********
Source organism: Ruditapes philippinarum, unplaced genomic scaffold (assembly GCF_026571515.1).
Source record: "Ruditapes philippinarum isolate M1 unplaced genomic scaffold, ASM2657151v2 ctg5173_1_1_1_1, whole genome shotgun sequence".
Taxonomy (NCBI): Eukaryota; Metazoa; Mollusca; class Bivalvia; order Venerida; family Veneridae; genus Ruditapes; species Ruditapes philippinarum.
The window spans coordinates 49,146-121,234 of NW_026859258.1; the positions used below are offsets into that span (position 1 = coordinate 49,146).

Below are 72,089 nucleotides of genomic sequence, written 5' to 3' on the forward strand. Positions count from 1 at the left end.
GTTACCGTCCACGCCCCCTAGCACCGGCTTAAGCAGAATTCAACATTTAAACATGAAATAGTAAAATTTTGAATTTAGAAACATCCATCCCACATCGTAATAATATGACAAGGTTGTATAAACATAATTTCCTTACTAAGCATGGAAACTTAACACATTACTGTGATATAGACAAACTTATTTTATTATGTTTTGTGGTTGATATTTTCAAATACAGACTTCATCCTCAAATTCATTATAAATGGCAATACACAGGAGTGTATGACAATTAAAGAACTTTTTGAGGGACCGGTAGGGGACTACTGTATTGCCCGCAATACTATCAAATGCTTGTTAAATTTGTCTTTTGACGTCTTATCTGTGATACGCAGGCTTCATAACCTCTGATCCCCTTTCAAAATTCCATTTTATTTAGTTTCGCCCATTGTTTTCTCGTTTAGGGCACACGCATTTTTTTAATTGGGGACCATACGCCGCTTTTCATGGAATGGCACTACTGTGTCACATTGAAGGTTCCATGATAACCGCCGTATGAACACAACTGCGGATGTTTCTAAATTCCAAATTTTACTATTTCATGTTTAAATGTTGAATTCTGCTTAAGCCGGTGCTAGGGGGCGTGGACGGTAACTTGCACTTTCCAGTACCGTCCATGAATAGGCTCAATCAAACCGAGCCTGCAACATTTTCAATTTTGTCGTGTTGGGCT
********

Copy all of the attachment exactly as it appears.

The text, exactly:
Source organism: Ruditapes philippinarum, unplaced genomic scaffold (assembly GCF_026571515.1).
Source record: "Ruditapes philippinarum isolate M1 unplaced genomic scaffold, ASM2657151v2 ctg5173_1_1_1_1, whole genome shotgun sequence".
Taxonomy (NCBI): Eukaryota; Metazoa; Mollusca; class Bivalvia; order Venerida; family Veneridae; genus Ruditapes; species Ruditapes philippinarum.
The window spans coordinates 49,146-121,234 of NW_026859258.1; the positions used below are offsets into that span (position 1 = coordinate 49,146).

Below are 72,089 nucleotides of genomic sequence, written 5' to 3' on the forward strand. Positions count from 1 at the left end.
GTTACCGTCCACGCCCCCTAGCACCGGCTTAAGCAGAATTCAACATTTAAACATGAAATAGTAAAATTTTGAATTTAGAAACATCCATCCCACATCGTAATAATATGACAAGGTTGTATAAACATAATTTCCTTACTAAGCATGGAAACTTAACACATTACTGTGATATAGACAAACTTATTTTATTATGTTTTGTGGTTGATATTTTCAAATACAGACTTCATCCTCAAATTCATTATAAATGGCAATACACAGGAGTGTATGACAATTAAAGAACTTTTTGAGGGACCGGTAGGGGACTACTGTATTGCCCGCAATACTATCAAATGCTTGTTAAATTTGTCTTTTGACGTCTTATCTGTGATACGCAGGCTTCATAACCTCTGATCCCCTTTCAAAATTCCATTTTATTTAGTTTCGCCCATTGTTTTCTCGTTTAGGGCACACGCATTTTTTTAATTGGGGACCATACGCCGCTTTTCATGGAATGGCACTACTGTGTCACATTGAAGGTTCCATGATAACCGCCGTATGAACACAACTGCGGATGTTTCTAAATTCCAAATTTTACTATTTCATGTTTAAATGTTGAATTCTGCTTAAGCCGGTGCTAGGGGGCGTGGACGGTAACTTGCACTTTCCAGTACCGTCCATGAATAGGCTCAATCAAACCGAGCCTGCAACATTTTCAATTTTGTCGTGTTGGGCT